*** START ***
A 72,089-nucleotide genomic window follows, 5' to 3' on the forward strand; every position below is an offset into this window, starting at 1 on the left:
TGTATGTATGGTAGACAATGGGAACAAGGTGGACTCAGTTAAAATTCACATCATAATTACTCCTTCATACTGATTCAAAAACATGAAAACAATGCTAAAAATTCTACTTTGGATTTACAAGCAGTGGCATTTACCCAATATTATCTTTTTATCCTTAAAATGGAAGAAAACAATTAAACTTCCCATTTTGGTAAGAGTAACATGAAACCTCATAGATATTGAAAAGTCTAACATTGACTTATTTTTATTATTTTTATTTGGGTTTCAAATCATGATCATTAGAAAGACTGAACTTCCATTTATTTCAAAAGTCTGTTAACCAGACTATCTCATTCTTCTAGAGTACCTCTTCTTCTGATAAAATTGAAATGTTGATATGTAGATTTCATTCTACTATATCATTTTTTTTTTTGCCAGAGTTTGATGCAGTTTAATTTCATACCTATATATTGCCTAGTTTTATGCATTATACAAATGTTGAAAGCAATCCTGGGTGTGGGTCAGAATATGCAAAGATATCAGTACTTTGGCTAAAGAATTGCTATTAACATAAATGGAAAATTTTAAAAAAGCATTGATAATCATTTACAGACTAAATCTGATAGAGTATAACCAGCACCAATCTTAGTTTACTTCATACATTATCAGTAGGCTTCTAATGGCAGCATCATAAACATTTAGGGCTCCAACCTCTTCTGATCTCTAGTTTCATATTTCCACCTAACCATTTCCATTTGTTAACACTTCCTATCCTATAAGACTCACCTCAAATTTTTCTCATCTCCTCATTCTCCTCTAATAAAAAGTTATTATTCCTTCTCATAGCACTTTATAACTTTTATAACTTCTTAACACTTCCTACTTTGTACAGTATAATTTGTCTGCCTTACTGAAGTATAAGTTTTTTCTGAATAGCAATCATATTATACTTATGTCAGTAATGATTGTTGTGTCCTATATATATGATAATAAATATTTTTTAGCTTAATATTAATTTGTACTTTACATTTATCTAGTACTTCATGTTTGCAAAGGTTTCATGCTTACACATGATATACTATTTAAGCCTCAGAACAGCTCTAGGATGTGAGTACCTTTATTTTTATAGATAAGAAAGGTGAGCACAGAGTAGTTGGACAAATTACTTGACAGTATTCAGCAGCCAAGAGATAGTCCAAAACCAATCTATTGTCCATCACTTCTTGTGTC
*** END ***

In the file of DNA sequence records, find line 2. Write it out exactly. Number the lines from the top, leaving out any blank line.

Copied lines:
TGTATGTATGGTAGACAATGGGAACAAGGTGGACTCAGTTAAAATTCACATCATAATTACTCCTTCATACTGATTCAAAAACATGAAAACAATGCTAAAAATTCTACTTTGGATTTACAAGCAGTGGCATTTACCCAATATTATCTTTTTATCCTTAAAATGGAAGAAAACAATTAAACTTCCCATTTTGGTAAGAGTAACATGAAACCTCATAGATATTGAAAAGTCTAACATTGACTTATTTTTATTATTTTTATTTGGGTTTCAAATCATGATCATTAGAAAGACTGAACTTCCATTTATTTCAAAAGTCTGTTAACCAGACTATCTCATTCTTCTAGAGTACCTCTTCTTCTGATAAAATTGAAATGTTGATATGTAGATTTCATTCTACTATATCATTTTTTTTTTTGCCAGAGTTTGATGCAGTTTAATTTCATACCTATATATTGCCTAGTTTTATGCATTATACAAATGTTGAAAGCAATCCTGGGTGTGGGTCAGAATATGCAAAGATATCAGTACTTTGGCTAAAGAATTGCTATTAACATAAATGGAAAATTTTAAAAAAGCATTGATAATCATTTACAGACTAAATCTGATAGAGTATAACCAGCACCAATCTTAGTTTACTTCATACATTATCAGTAGGCTTCTAATGGCAGCATCATAAACATTTAGGGCTCCAACCTCTTCTGATCTCTAGTTTCATATTTCCACCTAACCATTTCCATTTGTTAACACTTCCTATCCTATAAGACTCACCTCAAATTTTTCTCATCTCCTCATTCTCCTCTAATAAAAAGTTATTATTCCTTCTCATAGCACTTTATAACTTTTATAACTTCTTAACACTTCCTACTTTGTACAGTATAATTTGTCTGCCTTACTGAAGTATAAGTTTTTTCTGAATAGCAATCATATTATACTTATGTCAGTAATGATTGTTGTGTCCTATATATATGATAATAAATATTTTTTAGCTTAATATTAATTTGTACTTTACATTTATCTAGTACTTCATGTTTGCAAAGGTTTCATGCTTACACATGATATACTATTTAAGCCTCAGAACAGCTCTAGGATGTGAGTACCTTTATTTTTATAGATAAGAAAGGTGAGCACAGAGTAGTTGGACAAATTACTTGACAGTATTCAGCAGCCAAGAGATAGTCCAAAACCAATCTATTGTCCATCACTTCTTGTGTC